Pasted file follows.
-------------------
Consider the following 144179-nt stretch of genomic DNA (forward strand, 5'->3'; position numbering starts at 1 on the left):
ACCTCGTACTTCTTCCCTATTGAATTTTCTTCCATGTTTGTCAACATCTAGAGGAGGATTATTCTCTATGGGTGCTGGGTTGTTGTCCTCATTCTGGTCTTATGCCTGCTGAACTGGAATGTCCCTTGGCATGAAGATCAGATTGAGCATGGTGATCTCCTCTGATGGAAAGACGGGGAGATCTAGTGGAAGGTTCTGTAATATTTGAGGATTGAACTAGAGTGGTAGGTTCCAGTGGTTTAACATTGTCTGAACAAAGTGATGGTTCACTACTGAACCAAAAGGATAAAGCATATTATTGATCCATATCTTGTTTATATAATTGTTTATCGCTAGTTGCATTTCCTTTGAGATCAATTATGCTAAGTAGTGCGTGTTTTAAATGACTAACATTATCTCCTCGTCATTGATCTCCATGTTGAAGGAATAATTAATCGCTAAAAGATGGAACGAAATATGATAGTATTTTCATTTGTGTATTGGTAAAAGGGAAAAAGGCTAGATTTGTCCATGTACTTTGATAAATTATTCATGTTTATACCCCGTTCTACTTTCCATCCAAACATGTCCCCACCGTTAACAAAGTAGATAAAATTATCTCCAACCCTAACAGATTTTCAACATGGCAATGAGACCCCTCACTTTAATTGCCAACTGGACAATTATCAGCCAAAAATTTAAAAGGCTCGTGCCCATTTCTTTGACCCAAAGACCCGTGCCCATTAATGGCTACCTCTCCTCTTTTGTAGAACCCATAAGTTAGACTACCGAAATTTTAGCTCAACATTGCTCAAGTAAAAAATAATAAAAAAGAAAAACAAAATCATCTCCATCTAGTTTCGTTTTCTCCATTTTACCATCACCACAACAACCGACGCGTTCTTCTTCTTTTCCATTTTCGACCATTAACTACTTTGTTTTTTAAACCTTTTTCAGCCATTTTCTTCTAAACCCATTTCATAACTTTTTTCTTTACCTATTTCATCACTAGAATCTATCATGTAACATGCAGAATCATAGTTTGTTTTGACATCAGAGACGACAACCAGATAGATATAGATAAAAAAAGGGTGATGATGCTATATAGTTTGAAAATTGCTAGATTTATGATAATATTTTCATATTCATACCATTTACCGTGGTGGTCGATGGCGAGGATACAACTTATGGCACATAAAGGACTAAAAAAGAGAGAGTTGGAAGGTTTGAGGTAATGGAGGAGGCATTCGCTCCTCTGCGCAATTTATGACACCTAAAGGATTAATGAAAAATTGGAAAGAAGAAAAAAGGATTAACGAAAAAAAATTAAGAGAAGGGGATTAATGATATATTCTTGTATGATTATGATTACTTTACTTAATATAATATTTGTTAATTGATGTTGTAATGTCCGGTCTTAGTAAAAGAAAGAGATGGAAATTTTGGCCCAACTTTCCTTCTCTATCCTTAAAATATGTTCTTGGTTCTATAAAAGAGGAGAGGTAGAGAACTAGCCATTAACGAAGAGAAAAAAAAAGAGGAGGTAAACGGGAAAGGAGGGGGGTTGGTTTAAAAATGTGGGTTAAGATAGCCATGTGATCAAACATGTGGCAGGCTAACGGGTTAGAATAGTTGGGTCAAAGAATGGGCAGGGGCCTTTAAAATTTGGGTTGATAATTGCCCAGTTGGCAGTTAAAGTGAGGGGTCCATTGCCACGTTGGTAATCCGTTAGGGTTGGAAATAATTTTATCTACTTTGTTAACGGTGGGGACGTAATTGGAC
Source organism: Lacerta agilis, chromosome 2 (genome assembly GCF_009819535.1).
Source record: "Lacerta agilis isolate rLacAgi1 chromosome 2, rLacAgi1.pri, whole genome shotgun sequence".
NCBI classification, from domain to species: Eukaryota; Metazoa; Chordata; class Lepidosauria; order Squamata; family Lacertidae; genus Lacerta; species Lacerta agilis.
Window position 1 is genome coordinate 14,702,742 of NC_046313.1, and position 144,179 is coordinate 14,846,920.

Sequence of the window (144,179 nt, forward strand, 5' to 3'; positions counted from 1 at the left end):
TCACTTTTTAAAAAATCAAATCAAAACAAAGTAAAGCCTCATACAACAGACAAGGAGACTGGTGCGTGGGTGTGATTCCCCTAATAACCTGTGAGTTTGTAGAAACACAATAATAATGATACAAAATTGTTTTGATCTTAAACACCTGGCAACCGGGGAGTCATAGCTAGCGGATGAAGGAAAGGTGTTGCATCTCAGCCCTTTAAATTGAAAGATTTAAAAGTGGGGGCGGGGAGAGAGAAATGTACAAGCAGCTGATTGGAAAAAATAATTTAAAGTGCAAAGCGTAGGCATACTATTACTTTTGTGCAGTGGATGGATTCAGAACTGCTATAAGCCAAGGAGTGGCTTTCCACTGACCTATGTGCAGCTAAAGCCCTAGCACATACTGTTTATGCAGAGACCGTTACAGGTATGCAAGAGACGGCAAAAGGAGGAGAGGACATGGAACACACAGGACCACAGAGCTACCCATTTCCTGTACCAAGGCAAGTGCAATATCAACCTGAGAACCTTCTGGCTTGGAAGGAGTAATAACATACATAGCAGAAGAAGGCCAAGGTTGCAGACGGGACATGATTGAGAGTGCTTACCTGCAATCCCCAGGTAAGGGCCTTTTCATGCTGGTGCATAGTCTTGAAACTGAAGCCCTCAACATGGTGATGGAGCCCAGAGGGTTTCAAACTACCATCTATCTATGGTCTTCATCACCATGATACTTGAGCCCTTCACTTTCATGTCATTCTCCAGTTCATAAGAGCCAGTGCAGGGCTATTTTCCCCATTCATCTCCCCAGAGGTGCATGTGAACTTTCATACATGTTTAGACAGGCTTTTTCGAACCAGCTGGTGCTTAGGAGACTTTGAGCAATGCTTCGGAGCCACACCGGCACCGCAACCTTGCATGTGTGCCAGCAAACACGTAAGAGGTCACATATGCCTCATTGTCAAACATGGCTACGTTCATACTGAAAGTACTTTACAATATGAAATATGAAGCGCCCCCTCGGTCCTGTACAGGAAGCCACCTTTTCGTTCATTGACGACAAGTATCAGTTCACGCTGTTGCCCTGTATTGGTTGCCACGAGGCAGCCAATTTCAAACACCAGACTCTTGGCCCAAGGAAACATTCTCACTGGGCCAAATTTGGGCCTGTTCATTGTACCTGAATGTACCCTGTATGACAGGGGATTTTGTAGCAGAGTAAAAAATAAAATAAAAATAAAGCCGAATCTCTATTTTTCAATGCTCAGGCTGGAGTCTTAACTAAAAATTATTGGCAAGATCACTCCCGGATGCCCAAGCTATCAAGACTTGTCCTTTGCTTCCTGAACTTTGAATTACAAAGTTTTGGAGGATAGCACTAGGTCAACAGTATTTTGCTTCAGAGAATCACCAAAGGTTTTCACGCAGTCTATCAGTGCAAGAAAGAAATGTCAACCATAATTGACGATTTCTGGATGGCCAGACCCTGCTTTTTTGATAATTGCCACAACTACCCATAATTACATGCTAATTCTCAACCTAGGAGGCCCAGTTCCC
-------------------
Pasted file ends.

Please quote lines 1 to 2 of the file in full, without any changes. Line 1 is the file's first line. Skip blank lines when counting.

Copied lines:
Consider the following 144179-nt stretch of genomic DNA (forward strand, 5'->3'; position numbering starts at 1 on the left):
ACCTCGTACTTCTTCCCTATTGAATTTTCTTCCATGTTTGTCAACATCTAGAGGAGGATTATTCTCTATGGGTGCTGGGTTGTTGTCCTCATTCTGGTCTTATGCCTGCTGAACTGGAATGTCCCTTGGCATGAAGATCAGATTGAGCATGGTGATCTCCTCTGATGGAAAGACGGGGAGATCTAGTGGAAGGTTCTGTAATATTTGAGGATTGAACTAGAGTGGTAGGTTCCAGTGGTTTAACATTGTCTGAACAAAGTGATGGTTCACTACTGAACCAAAAGGATAAAGCATATTATTGATCCATATCTTGTTTATATAATTGTTTATCGCTAGTTGCATTTCCTTTGAGATCAATTATGCTAAGTAGTGCGTGTTTTAAATGACTAACATTATCTCCTCGTCATTGATCTCCATGTTGAAGGAATAATTAATCGCTAAAAGATGGAACGAAATATGATAGTATTTTCATTTGTGTATTGGTAAAAGGGAAAAAGGCTAGATTTGTCCATGTACTTTGATAAATTATTCATGTTTATACCCCGTTCTACTTTCCATCCAAACATGTCCCCACCGTTAACAAAGTAGATAAAATTATCTCCAACCCTAACAGATTTTCAACATGGCAATGAGACCCCTCACTTTAATTGCCAACTGGACAATTATCAGCCAAAAATTTAAAAGGCTCGTGCCCATTTCTTTGACCCAAAGACCCGTGCCCATTAATGGCTACCTCTCCTCTTTTGTAGAACCCATAAGTTAGACTACCGAAATTTTAGCTCAACATTGCTCAAGTAAAAAATAATAAAAAAGAAAAACAAAATCATCTCCATCTAGTTTCGTTTTCTCCATTTTACCATCACCACAACAACCGACGCGTTCTTCTTCTTTTCCATTTTCGACCATTAACTACTTTGTTTTTTAAACCTTTTTCAGCCATTTTCTTCTAAACCCATTTCATAACTTTTTTCTTTACCTATTTCATCACTAGAATCTATCATGTAACATGCAGAATCATAGTTTGTTTTGACATCAGAGACGACAACCAGATAGATATAGATAAAAAAAGGGTGATGATGCTATATAGTTTGAAAATTGCTAGATTTATGATAATATTTTCATATTCATACCATTTACCGTGGTGGTCGATGGCGAGGATACAACTTATGGCACATAAAGGACTAAAAAAGAGAGAGTTGGAAGGTTTGAGGTAATGGAGGAGGCATTCGCTCCTCTGCGCAATTTATGACACCTAAAGGATTAATGAAAAATTGGAAAGAAGAAAAAAGGATTAACGAAAAAAAATTAAGAGAAGGGGATTAATGATATATTCTTGTATGATTATGATTACTTTACTTAATATAATATTTGTTAATTGATGTTGTAATGTCCGGTCTTAGTAAAAGAAAGAGATGGAAATTTTGGCCCAACTTTCCTTCTCTATCCTTAAAATATGTTCTTGGTTCTATAAAAGAGGAGAGGTAGAGAACTAGCCATTAACGAAGAGAAAAAAAAAGAGGAGGTAAACGGGAAAGGAGGGGGGTTGGTTTAAAAATGTGGGTTAAGATAGCCATGTGATCAAACATGTGGCAGGCTAACGGGTTAGAATAGTTGGGTCAAAGAATGGGCAGGGGCCTTTAAAATTTGGGTTGATAATTGCCCAGTTGGCAGTTAAAGTGAGGGGTCCATTGCCACGTTGGTAATCCGTTAGGGTTGGAAATAATTTTATCTACTTTGTTAACGGTGGGGACGTAATTGGAC